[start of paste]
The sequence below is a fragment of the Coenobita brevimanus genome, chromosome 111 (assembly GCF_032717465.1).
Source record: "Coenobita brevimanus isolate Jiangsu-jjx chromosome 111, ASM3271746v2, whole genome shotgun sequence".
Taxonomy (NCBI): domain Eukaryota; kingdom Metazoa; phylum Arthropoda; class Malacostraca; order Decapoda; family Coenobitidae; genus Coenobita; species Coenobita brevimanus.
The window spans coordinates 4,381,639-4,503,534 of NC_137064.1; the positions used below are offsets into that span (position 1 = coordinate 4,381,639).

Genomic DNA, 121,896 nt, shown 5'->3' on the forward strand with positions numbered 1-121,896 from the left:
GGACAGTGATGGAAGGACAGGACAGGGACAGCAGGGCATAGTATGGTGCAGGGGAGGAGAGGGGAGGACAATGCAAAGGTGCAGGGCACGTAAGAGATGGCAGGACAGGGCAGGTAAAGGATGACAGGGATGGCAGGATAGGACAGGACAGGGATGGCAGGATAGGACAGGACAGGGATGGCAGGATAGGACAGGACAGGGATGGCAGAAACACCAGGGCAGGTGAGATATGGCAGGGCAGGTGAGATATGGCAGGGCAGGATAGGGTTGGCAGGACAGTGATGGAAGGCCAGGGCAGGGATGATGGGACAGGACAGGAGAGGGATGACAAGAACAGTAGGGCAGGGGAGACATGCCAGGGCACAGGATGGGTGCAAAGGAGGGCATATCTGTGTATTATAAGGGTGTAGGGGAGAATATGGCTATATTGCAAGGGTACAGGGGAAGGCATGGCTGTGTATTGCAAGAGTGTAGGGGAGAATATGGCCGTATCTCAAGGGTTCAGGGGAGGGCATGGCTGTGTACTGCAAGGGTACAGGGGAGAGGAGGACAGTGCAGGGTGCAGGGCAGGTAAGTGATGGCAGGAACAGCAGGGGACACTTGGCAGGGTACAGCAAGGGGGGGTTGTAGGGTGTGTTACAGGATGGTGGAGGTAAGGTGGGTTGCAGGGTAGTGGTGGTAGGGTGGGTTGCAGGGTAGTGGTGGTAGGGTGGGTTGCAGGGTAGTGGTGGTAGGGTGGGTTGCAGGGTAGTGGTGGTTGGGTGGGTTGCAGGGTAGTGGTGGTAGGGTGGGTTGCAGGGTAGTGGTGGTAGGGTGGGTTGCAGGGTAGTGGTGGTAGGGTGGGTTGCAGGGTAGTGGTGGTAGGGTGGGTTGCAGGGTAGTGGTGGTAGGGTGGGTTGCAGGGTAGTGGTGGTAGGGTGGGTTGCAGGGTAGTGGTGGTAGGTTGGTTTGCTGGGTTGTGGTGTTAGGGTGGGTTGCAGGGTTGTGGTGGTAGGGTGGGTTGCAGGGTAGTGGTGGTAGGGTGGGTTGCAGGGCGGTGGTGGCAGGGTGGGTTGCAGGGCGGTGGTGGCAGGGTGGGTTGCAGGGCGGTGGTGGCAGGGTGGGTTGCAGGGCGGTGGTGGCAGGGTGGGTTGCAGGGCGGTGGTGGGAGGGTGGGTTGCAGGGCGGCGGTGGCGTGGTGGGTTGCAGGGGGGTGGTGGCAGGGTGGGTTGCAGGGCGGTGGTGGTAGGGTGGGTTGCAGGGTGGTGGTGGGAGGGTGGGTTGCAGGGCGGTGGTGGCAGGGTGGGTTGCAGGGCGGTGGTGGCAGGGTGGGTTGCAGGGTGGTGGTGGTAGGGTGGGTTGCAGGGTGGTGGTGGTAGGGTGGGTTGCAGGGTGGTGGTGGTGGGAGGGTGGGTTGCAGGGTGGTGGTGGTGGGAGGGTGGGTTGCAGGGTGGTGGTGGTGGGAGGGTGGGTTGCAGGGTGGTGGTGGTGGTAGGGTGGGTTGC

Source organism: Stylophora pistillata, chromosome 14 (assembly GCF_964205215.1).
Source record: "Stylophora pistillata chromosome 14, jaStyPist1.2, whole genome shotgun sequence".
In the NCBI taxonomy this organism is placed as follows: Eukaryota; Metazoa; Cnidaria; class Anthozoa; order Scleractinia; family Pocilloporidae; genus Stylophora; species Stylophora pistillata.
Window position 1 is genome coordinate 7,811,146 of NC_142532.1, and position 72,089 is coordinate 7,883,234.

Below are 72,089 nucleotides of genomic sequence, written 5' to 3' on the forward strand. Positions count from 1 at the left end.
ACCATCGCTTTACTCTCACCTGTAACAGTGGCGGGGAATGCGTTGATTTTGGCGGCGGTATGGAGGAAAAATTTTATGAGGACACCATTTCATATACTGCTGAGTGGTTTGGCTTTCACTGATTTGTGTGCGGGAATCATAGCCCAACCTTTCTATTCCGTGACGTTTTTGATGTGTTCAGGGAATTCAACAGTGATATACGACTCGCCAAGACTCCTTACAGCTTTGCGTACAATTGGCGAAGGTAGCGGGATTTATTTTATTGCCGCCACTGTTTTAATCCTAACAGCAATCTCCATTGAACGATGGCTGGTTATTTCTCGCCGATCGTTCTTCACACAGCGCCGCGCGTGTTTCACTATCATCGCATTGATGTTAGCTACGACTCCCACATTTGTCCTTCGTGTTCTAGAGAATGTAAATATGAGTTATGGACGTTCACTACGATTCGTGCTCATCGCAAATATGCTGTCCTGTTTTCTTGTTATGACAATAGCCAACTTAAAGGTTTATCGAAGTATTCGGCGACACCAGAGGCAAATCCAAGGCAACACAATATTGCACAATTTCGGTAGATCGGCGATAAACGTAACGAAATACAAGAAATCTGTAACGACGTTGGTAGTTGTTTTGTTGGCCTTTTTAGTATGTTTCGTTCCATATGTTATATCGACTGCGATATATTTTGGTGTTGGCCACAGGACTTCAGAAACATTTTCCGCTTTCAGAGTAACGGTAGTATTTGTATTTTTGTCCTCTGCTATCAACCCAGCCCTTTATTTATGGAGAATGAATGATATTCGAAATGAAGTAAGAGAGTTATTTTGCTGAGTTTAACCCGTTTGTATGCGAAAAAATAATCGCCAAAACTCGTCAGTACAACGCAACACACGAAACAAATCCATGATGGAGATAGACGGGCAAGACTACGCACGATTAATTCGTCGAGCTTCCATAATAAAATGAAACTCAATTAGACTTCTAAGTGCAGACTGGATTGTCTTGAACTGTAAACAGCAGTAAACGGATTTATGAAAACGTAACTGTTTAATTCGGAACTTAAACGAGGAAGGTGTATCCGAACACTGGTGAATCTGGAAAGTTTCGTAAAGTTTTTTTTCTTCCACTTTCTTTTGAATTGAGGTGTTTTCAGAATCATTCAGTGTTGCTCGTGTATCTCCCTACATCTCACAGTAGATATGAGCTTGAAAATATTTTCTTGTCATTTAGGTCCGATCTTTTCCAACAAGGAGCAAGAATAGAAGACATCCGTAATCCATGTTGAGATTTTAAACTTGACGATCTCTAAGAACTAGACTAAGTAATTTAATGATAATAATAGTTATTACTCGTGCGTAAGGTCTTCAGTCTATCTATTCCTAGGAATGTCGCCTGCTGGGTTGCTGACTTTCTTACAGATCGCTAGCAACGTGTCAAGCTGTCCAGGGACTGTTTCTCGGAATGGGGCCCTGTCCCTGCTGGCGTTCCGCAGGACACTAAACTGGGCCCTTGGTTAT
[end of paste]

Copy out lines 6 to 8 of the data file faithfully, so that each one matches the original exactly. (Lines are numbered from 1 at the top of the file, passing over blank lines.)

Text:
GGACAGTGATGGAAGGACAGGACAGGGACAGCAGGGCATAGTATGGTGCAGGGGAGGAGAGGGGAGGACAATGCAAAGGTGCAGGGCACGTAAGAGATGGCAGGACAGGGCAGGTAAAGGATGACAGGGATGGCAGGATAGGACAGGACAGGGATGGCAGGATAGGACAGGACAGGGATGGCAGGATAGGACAGGACAGGGATGGCAGAAACACCAGGGCAGGTGAGATATGGCAGGGCAGGTGAGATATGGCAGGGCAGGATAGGGTTGGCAGGACAGTGATGGAAGGCCAGGGCAGGGATGATGGGACAGGACAGGAGAGGGATGACAAGAACAGTAGGGCAGGGGAGACATGCCAGGGCACAGGATGGGTGCAAAGGAGGGCATATCTGTGTATTATAAGGGTGTAGGGGAGAATATGGCTATATTGCAAGGGTACAGGGGAAGGCATGGCTGTGTATTGCAAGAGTGTAGGGGAGAATATGGCCGTATCTCAAGGGTTCAGGGGAGGGCATGGCTGTGTACTGCAAGGGTACAGGGGAGAGGAGGACAGTGCAGGGTGCAGGGCAGGTAAGTGATGGCAGGAACAGCAGGGGACACTTGGCAGGGTACAGCAAGGGGGGGTTGTAGGGTGTGTTACAGGATGGTGGAGGTAAGGTGGGTTGCAGGGTAGTGGTGGTAGGGTGGGTTGCAGGGTAGTGGTGGTAGGGTGGGTTGCAGGGTAGTGGTGGTAGGGTGGGTTGCAGGGTAGTGGTGGTTGGGTGGGTTGCAGGGTAGTGGTGGTAGGGTGGGTTGCAGGGTAGTGGTGGTAGGGTGGGTTGCAGGGTAGTGGTGGTAGGGTGGGTTGCAGGGTAGTGGTGGTAGGGTGGGTTGCAGGGTAGTGGTGGTAGGGTGGGTTGCAGGGTAGTGGTGGTAGGGTGGGTTGCAGGGTAGTGGTGGTAGGTTGGTTTGCTGGGTTGTGGTGTTAGGGTGGGTTGCAGGGTTGTGGTGGTAGGGTGGGTTGCAGGGTAGTGGTGGTAGGGTGGGTTGCAGGGCGGTGGTGGCAGGGTGGGTTGCAGGGCGGTGGTGGCAGGGTGGGTTGCAGGGCGGTGGTGGCAGGGTGGGTTGCAGGGCGGTGGTGGCAGGGTGGGTTGCAGGGCGGTGGTGGGAGGGTGGGTTGCAGGGCGGCGGTGGCGTGGTGGGTTGCAGGGGGGTGGTGGCAGGGTGGGTTGCAGGGCGGTGGTGGTAGGGTGGGTTGCAGGGTGGTGGTGGGAGGGTGGGTTGCAGGGCGGTGGTGGCAGGGTGGGTTGCAGGGCGGTGGTGGCAGGGTGGGTTGCAGGGTGGTGGTGGTAGGGTGGGTTGCAGGGTGGTGGTGGTAGGGTGGGTTGCAGGGTGGTGGTGGTGGGAGGGTGGGTTGCAGGGTGGTGGTGGTGGGAGGGTGGGTTGCAGGGTGGTGGTGGTGGGAGGGTGGGTTGCAGGGTGGTGGTGGTGGTAGGGTGGGTTGC

Source organism: Stylophora pistillata, chromosome 14 (assembly GCF_964205215.1).
Source record: "Stylophora pistillata chromosome 14, jaStyPist1.2, whole genome shotgun sequence".